Lawmakers leave without giving drivers toll tax relief
When the legislature finally repealed the Driver Responsibility Program (HB 2048 by Zerwas that traps drivers with unplayable surcharges that prevent them from driving legally) and banned red light camera tickets, HB 1631 (Stickland), this session, which includes prohibiting cities from blocking vehicle registration over an unpaid red light camera ticket, it defies logic that they failed to address this problem that criminalizes millions of Texas drivers over unpaid toll bills. SB 198 (Schwertner) and SB 1311 (Bettencourt) allow drivers to be billed electronically. Schwertner’s bill requires toll entities to check for an electronic toll tag account before sending a paper bill by mail (eliminating the longstanding double billing schemes), to notify drivers of a malfunctioning toll tag if problems occur more than 10 times in a 30 day period, and requiring toll entities to share information to prevent double billing for the same transaction, but both bills barely make a dent in the massive toll collection scam. Lawmakers also decided to make parents criminals if they don’t face their two-years olds in their car seat the right direction by passing HB 448 (Turner).
Tolls in place forever
The bill known as ‘toll cessation’ (SB 374 by Hall and HB 436 by Shaheen) — to force tolls to come off the road when the debt is paid — was given a token hearing in the House, but was left to die in a tolling subcommittee. Senate Transportation Committee Chair Robert Nichols once again blocked the bill from even getting a hearing this session. Keeping tolls in place after the debt is paid violates the Texas Constitution Article 1, Sec. 26 that prohibits perpetuities, a fact lawmakers have been made aware of since 2011, but no action has been taken to force toll agencies to comply. Vast numbers of lobbyists have been hired by 13 different toll agencies across Texas to ensure this unconstitutional practice continues. Both SB 29 (Hall) and HB 281 (Middleton) to ban the practice of taxpayer-funded lobbying failed to pass — thanks to taxpayer-funded lobbyists crawling the capitol to kill any restrictions on their ability to lobby against taxpayers.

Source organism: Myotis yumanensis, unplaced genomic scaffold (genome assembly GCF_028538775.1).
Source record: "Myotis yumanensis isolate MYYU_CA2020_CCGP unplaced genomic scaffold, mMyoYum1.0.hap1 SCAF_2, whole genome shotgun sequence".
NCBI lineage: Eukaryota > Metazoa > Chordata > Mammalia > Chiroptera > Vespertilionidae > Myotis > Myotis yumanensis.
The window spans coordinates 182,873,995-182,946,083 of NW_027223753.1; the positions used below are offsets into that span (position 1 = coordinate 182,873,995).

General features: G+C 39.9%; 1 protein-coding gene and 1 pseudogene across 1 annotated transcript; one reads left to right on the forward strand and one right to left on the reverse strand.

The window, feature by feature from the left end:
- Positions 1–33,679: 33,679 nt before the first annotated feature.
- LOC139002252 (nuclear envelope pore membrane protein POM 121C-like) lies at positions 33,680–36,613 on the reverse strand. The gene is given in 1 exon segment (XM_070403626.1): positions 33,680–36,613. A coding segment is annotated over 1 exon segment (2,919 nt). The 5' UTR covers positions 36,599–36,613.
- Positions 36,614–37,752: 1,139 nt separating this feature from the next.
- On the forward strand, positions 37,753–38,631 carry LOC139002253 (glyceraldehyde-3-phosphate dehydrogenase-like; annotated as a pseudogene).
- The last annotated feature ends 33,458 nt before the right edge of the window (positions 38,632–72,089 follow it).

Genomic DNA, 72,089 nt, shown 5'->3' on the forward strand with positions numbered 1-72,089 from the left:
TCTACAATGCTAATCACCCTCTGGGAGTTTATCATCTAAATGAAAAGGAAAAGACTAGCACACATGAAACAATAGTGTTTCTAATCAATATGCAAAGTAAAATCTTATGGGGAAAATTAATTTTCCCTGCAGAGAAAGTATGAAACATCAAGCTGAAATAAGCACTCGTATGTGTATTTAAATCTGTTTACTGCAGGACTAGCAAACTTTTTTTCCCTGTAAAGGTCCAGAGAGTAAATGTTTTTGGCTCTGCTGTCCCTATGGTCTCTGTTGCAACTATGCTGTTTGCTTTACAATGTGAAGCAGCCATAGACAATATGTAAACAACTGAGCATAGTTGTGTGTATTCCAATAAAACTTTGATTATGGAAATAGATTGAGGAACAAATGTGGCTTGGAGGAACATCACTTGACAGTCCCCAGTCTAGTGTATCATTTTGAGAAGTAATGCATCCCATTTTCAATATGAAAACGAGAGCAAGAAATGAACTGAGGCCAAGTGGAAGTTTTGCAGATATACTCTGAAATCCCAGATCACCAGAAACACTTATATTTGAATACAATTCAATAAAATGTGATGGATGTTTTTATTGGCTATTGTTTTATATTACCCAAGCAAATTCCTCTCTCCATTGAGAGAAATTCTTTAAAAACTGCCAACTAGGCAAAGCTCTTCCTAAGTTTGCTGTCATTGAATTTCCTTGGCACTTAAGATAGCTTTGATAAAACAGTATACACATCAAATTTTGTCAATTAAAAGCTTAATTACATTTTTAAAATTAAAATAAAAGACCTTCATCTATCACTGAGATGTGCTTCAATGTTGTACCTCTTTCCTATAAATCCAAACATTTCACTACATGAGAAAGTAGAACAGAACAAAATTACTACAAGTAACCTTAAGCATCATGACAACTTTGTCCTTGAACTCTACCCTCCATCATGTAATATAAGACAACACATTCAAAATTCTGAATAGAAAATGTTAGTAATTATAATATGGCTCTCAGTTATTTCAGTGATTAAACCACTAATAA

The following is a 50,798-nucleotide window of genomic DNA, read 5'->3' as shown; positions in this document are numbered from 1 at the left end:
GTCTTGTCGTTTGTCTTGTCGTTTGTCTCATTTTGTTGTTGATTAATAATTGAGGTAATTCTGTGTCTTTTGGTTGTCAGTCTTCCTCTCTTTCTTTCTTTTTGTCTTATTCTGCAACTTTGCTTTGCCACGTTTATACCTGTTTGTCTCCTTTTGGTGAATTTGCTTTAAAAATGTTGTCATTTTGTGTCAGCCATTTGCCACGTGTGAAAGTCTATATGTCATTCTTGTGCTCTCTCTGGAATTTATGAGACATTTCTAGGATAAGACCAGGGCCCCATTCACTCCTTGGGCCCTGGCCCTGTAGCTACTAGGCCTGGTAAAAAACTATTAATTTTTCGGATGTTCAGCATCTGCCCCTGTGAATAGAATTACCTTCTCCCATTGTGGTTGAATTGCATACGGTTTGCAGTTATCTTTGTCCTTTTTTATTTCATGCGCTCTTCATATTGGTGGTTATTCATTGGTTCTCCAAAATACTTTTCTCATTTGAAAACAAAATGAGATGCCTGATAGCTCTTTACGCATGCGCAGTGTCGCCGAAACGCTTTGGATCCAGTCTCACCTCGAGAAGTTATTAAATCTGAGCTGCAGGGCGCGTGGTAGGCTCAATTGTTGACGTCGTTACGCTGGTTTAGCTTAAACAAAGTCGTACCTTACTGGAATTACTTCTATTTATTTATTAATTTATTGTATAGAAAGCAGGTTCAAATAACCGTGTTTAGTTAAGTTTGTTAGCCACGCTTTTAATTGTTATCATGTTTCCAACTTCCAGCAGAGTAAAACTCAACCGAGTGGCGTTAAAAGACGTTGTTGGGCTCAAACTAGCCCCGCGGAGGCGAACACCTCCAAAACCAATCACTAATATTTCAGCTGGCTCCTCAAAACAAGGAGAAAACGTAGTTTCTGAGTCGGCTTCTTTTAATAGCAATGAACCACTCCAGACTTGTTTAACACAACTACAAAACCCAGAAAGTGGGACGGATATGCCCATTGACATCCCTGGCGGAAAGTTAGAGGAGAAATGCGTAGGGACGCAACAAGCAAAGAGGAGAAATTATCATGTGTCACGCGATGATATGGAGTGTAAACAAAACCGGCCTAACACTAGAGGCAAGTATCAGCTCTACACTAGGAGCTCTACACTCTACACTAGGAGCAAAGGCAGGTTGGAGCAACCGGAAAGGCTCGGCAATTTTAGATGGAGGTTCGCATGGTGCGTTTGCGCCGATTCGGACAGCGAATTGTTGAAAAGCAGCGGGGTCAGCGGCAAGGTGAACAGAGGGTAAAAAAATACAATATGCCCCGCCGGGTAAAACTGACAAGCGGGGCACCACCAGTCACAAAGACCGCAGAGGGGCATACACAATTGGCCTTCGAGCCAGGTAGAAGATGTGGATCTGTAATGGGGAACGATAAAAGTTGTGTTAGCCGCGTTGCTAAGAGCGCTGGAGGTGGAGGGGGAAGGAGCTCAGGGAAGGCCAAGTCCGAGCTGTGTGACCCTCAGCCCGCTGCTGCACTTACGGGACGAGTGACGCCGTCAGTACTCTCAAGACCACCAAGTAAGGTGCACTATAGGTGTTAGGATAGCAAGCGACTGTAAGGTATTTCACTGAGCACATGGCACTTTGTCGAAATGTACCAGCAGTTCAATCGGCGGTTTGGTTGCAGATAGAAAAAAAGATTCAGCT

Foreign-owned toll road frenzy
But what did the leadership choose to advance instead? A massive bill to re-authorize foreign-owned toll roads forever with no expiration, HB 1951 (Krause), along with several other bills that were giveaways to the private toll industry. Krause flip flopped his position opposing foreign-owned toll roads (voting to kill it) last session, only to author a bill authorizing such toll contracts into perpetuity this session. Doing so directly contradicted Governor Greg Abbott’s campaign pledge of ‘No more tolls.’
New House Transportation Committee Chair Rep. Terry Canales flip flopped on his position against toll roads. He promised voters in writing that he was opposed to all forms of tolling when he was seeking the endorsement of anti-toll groups when he was first elected in 2012.
Canales promised, “I do not support any form of tolling. First and foremost, I do not like the concept nor practice of building toll roads. Furthermore, I am adamantly opposed to investing in toll roads that cannot pull their own weight so to speak. What good does it do us as taxpayers to have to subsidize and/or pay to build a toll road then pay to use it? This appears to me as a public fraud, and a gross injustice.
“As a legislator I would strongly oppose toll roads in general. I think it is highly unfair to the taxpayers to be burdened by toll roads which have already been built and paid for by their tax dollars.
“Use existing funds to finance our roads (including ending diversions of road taxes to non-road uses). TxDOT should regularly be audited from top to bottom. I believe many of the funding problems we have with respect to our infrastructure are directly related to the mismanagement of funds, and poor accounting practices. Without fiscal transparency and accountability, we will continue to face budget problems, which in turn lead to the demise of our infrastructure.”